Though modern elevators generally have an emergency stop button, its efficacy isn’t guaranteed. Plenty of unscrupulous building owners simply don’t follow through on inspectors’ requests to fix defective equipment, leaving elevator surfers prone to disaster. And there’s always the risk of a freak failure.

  1. Counterweights Present Serious Dangers

Most elevators use counterweights to balance out the heft of the car. These objects are relatively innocuous until you fly past at 40 miles per hour. If you’re riding atop an uncontrolled car at that speed and smash into something that weighs several tons, the results aren’t going to be pretty.

  1. Sudden Stops and Starts Can Disrupt Balance

Many elevator surfers avoid faulty emergency stop buttons or rogue counterweights, only to fall victim to much more mundane elevator processes: namely, sudden stops and starts. If you’re not secured to the elevator, a sudden stop could be enough to dislodge you from your perch and send you plummeting to your death in the shaft below.

  1. It’s Difficult to Gauge Shaft-Top Headroom from Below

One of the more gruesome fates that can befall an elevator surfer is the “top-end crush” — i.e., running out of room at the top of the elevator shaft. Some elevators sit nearly flush against the protective caging near the top of the shaft, while others leave plenty of room. Unfortunately, it’s impossible to tell which is which ahead of time.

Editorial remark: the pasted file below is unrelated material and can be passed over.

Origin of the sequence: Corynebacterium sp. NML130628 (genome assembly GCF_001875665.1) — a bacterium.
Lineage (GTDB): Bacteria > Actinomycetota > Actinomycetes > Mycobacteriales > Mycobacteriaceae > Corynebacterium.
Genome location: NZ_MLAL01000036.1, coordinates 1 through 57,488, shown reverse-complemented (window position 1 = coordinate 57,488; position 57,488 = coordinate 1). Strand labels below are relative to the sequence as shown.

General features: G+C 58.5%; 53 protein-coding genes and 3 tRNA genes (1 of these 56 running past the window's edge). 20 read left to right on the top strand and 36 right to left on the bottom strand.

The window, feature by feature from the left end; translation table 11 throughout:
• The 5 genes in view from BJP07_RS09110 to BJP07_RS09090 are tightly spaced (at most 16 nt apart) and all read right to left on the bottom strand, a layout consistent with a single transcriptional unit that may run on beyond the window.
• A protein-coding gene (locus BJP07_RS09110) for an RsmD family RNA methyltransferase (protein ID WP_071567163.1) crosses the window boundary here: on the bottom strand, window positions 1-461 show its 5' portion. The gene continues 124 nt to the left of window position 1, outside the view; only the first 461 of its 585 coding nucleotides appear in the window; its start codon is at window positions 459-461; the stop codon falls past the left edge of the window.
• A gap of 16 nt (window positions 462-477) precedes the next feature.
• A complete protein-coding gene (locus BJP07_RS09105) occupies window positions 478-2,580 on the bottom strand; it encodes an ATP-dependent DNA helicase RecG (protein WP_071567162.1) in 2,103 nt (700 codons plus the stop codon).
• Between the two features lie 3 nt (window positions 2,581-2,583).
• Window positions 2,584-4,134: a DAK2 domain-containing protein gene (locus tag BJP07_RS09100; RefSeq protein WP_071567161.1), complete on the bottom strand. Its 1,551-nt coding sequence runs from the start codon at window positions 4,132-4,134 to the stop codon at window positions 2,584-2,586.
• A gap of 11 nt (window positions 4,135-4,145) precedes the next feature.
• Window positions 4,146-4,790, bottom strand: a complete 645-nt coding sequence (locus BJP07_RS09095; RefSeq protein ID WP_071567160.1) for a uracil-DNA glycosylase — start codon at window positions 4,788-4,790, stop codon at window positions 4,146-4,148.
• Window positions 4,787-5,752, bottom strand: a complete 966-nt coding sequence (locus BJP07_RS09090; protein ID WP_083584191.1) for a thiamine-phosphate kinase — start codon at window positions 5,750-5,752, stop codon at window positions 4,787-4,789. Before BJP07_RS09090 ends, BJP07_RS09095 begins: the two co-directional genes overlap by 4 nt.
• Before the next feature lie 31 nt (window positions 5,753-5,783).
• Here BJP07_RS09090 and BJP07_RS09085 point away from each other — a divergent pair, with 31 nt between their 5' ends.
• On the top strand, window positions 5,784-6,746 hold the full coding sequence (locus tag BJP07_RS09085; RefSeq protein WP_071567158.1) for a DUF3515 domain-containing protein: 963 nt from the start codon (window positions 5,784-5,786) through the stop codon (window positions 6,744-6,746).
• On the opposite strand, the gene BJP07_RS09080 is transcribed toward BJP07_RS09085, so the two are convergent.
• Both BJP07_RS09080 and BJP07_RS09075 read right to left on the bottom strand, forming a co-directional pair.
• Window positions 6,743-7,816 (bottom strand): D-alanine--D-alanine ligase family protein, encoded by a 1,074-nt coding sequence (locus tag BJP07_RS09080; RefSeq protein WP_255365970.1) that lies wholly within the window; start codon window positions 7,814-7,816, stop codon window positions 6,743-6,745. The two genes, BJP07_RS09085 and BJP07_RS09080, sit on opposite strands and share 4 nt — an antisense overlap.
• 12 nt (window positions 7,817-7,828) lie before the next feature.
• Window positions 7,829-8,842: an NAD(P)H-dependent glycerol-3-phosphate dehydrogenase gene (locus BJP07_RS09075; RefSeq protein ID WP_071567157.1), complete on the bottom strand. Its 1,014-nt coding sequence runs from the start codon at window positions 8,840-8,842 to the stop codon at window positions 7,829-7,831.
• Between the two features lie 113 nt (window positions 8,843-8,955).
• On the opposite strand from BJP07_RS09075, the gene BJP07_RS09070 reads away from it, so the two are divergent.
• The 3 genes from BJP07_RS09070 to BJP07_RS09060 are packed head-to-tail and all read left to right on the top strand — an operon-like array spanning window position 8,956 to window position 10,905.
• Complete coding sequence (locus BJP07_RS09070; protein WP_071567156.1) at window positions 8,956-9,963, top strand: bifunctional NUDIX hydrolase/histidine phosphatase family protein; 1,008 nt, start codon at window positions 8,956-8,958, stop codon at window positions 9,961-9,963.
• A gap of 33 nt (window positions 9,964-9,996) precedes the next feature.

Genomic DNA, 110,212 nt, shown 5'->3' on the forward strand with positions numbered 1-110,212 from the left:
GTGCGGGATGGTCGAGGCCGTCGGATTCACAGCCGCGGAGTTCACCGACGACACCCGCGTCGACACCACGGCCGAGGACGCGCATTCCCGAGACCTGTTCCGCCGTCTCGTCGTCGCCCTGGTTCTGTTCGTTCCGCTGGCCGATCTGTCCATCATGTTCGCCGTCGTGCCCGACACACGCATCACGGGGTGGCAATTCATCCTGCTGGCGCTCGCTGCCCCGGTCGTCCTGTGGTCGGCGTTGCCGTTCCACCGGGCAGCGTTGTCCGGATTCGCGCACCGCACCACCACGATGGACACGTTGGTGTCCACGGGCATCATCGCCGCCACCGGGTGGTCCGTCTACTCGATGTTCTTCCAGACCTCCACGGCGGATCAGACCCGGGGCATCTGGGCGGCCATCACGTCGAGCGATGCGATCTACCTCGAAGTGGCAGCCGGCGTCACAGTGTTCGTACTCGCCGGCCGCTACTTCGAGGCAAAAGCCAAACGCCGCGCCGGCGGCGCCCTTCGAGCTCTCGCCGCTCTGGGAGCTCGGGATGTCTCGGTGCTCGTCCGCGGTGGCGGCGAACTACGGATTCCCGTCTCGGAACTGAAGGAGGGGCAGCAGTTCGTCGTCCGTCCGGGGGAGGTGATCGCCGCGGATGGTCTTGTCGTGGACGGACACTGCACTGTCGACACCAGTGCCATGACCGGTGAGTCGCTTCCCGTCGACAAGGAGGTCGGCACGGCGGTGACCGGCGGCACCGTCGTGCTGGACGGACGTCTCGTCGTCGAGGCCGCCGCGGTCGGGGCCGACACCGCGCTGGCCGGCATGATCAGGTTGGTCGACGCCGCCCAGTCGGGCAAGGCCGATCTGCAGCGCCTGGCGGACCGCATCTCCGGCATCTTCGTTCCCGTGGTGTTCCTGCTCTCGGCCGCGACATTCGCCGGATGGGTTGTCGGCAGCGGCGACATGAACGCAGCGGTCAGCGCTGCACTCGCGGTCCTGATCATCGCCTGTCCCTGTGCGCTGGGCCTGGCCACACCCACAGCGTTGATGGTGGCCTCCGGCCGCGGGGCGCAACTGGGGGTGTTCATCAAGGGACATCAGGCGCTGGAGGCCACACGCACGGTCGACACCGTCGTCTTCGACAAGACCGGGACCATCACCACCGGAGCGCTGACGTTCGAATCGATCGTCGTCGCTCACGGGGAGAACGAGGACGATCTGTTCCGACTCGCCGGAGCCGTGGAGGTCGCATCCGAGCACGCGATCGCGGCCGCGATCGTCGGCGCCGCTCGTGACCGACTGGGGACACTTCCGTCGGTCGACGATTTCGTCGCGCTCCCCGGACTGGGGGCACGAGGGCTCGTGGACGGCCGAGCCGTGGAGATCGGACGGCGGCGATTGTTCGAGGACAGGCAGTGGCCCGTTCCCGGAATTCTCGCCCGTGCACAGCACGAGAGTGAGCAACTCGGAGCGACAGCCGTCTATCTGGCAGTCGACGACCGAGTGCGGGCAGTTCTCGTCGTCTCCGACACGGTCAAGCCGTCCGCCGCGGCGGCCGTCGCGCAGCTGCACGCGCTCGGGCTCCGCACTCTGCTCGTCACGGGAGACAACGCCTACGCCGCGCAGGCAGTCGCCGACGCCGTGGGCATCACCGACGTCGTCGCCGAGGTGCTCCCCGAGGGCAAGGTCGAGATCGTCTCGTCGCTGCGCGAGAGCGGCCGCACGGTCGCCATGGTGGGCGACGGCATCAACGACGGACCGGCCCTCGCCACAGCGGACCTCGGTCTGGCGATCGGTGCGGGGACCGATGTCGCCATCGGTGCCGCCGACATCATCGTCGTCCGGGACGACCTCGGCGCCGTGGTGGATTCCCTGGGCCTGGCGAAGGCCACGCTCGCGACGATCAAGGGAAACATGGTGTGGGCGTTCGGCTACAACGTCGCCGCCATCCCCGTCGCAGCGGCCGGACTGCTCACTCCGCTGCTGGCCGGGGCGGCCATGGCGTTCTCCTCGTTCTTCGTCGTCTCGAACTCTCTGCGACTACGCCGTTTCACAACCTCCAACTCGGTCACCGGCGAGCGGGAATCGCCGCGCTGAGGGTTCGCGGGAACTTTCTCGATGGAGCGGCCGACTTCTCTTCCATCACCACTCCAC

Stay Smart, Stay Alive

Most people intuitively understand that elevator surfing is dangerous and would never even consider participating. But, as the old saying goes, “there’s one born every minute.” Since the 1990s, there have been several confirmed elevator surfing deaths and many more confirmed injuries. Given the nature of elevator surfing, it’s likely that there are plenty of other deaths and injuries that we don’t know about. Unless you’re a qualified elevator service technician, do your friends, family and building supervisor a favor and stick to the inside of the elevator car.


Haunted Elevators Across the U.S.

When you stop to think about it, elevators are the perfect setup for frightening scenarios: tiny, claustrophobic little rooms suspended in a huge, open shaft by cables. With their doors potentially opening at any floor, there’s the possibility of it opening into any kind of ungodly situation. Since that renowned scene of cascading blood in Stephen King’s The Shining, the horrifying potential of elevators has become a normal component of modern pop culture.